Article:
Wahpeton sentence example

wahpeton
  • About 5 6, 5 60 acres of Lower Brule lands were opened for settlement in 1889, about 1,600,000 acres of Sisseton and Wahpeton lands' in 1892, 168,000 acres of the Yankton Sioux lands in 1895, 416,000 acres of the Rosebud lands in 1904, and 800,000 acres in 1908.
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  • at Wahpeton, in the extreme S.E.; 903 ft.
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  • The length of its route within the state, from Wahpeton to Buford via Larimore, is about 460 m.
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  • The larger municipalities with the population of each in 1905 were: Fargo (12,512), Grand Forks (10,127), Jamestown (5093), Bismarck, the capital, (4913), Minot (4125), Valley City (4059), Dickinson (3188), Wahpeton (2742), Mandan (2714), Grafton (2423) and Devils Lake (2367); in 1905 there were fifteen other municipalities each with a population of more than 1000.
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  • Educational facilities are also furnished by the state through university and school of mines at University, near Grand Forks, normal schools (opened in 1890) at Valley City and Mayville, an agricultural college and experiment station (1890) at Fargo, a normal and industrial school (opened in 1899) at Ellendale, a school for the deaf (1890) at Devils Lake, a scientific school (opened in 1903) at Wahpeton, and a school of forestry at Bottineau.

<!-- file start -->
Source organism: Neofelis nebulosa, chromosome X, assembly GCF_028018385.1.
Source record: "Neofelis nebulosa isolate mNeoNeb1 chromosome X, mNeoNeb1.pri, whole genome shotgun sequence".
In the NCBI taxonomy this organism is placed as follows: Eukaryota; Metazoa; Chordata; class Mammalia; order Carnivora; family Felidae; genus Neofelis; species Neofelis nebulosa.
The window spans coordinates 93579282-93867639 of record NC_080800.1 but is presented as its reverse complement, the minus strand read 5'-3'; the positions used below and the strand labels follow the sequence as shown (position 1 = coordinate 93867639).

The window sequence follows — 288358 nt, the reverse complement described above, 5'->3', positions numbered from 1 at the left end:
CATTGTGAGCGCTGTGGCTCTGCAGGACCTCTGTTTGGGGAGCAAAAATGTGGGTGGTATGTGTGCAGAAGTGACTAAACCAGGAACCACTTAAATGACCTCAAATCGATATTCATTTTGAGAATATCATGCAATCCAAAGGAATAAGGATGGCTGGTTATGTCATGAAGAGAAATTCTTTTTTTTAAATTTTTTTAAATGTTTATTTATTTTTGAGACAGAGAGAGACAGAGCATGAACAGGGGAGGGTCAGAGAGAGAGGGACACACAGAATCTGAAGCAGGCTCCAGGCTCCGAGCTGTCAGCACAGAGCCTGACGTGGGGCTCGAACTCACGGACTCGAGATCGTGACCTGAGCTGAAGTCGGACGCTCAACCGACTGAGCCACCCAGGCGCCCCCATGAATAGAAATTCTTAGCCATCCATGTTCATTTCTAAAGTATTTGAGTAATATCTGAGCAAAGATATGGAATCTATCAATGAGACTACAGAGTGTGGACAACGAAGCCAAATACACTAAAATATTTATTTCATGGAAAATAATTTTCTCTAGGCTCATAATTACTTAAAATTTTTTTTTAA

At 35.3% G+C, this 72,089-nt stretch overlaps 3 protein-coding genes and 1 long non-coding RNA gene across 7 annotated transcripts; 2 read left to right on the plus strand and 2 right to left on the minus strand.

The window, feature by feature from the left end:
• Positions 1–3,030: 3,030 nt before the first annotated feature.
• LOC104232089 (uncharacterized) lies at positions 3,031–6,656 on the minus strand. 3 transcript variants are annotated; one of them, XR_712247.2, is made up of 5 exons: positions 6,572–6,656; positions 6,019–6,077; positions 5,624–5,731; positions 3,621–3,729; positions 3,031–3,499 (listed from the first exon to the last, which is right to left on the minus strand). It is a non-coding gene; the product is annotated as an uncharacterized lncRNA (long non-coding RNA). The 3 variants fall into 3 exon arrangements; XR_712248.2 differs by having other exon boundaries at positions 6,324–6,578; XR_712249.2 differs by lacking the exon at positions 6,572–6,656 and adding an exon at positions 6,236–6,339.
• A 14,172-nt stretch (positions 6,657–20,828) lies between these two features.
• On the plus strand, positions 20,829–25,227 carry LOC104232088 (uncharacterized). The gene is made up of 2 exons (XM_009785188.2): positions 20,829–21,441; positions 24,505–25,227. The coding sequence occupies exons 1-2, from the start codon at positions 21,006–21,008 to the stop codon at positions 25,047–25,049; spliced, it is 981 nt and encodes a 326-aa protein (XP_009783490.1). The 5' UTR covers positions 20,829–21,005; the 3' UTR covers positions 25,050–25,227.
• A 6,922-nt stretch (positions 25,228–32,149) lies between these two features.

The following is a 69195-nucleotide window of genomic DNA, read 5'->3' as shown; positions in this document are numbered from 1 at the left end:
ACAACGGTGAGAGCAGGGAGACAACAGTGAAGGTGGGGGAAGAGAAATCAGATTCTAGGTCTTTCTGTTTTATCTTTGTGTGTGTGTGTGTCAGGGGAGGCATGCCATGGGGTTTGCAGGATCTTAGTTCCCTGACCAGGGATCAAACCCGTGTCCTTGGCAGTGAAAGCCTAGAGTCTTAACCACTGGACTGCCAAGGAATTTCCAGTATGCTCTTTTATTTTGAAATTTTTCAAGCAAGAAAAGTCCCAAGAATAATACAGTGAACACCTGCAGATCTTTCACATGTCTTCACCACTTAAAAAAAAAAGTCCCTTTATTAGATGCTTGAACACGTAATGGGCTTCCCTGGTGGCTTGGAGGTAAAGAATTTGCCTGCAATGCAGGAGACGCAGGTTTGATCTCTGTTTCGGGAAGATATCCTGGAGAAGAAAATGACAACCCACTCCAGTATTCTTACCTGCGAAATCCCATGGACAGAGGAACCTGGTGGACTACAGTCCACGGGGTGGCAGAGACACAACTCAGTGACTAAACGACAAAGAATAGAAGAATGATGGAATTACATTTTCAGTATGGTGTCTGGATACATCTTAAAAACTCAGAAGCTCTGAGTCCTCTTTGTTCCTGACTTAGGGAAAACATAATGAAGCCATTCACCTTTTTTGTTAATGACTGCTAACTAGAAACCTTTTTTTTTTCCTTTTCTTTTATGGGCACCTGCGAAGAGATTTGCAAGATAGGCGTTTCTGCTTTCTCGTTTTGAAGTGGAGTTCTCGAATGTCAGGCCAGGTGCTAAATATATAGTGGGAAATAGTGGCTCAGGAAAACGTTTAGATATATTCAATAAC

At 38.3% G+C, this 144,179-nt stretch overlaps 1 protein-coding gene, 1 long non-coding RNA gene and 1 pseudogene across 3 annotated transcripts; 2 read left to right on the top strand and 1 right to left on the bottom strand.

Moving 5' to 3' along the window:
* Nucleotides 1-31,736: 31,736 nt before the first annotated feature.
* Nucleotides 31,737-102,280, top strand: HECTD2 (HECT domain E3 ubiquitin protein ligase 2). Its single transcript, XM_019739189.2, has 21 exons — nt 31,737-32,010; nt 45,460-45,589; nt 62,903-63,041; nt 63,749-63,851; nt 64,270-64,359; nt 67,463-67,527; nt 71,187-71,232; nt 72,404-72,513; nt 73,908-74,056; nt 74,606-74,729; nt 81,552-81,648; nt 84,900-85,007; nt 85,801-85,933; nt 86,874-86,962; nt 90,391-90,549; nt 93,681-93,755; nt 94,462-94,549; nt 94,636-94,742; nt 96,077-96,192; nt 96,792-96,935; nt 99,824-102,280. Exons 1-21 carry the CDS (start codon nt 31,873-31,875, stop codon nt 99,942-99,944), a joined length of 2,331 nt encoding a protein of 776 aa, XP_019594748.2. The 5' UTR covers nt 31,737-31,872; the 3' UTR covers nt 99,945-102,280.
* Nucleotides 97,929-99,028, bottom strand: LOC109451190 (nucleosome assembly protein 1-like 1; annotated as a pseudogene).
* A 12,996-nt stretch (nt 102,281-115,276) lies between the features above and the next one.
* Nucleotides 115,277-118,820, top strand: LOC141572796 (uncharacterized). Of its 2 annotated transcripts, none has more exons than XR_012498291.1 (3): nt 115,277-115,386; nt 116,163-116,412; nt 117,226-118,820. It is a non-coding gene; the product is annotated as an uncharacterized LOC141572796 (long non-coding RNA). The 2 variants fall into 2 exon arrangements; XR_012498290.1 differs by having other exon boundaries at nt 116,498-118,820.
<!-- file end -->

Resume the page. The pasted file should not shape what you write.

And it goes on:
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  • The Methodist Episcopal Church maintains Wesley College near Grand Forks (formerly the Red River Valley University at Wahpeton), affiliated with the state university.
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  • The Indians on reservations and in Indian schools include members of the Yankton, Yanktonai, Oglala, Brule, Sisseton, Wahpeton, Flandreau, Sioux, Blackfeet, Miniconjou, Sans Arc and Ute tribes, on the Standing Rock and Cheyenne River reservations in the north of the state, the Lower Brule and Crow Creek reservations in the central part, and the Pine Ridge and Rosebud reservations in the south.
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  • m., a population of 980, consisting of Sisseton, Wahpeton, and Cut Head (or Pabaksa) Sioux; Turtle Mountain' Reservation, in Rolette county, established in 1882, and now allotted (excepting 286 acres for church and school purposes), had a population in 1909 of 2588, being for the most part a mixture of Pembina (or Turtle Mountain) Chippewa with French Canadians; Fort Berthold Reservation in the west central part of the state, on the Missouri river, established in 1870, had in 1909 an area of 2382.4 sq.
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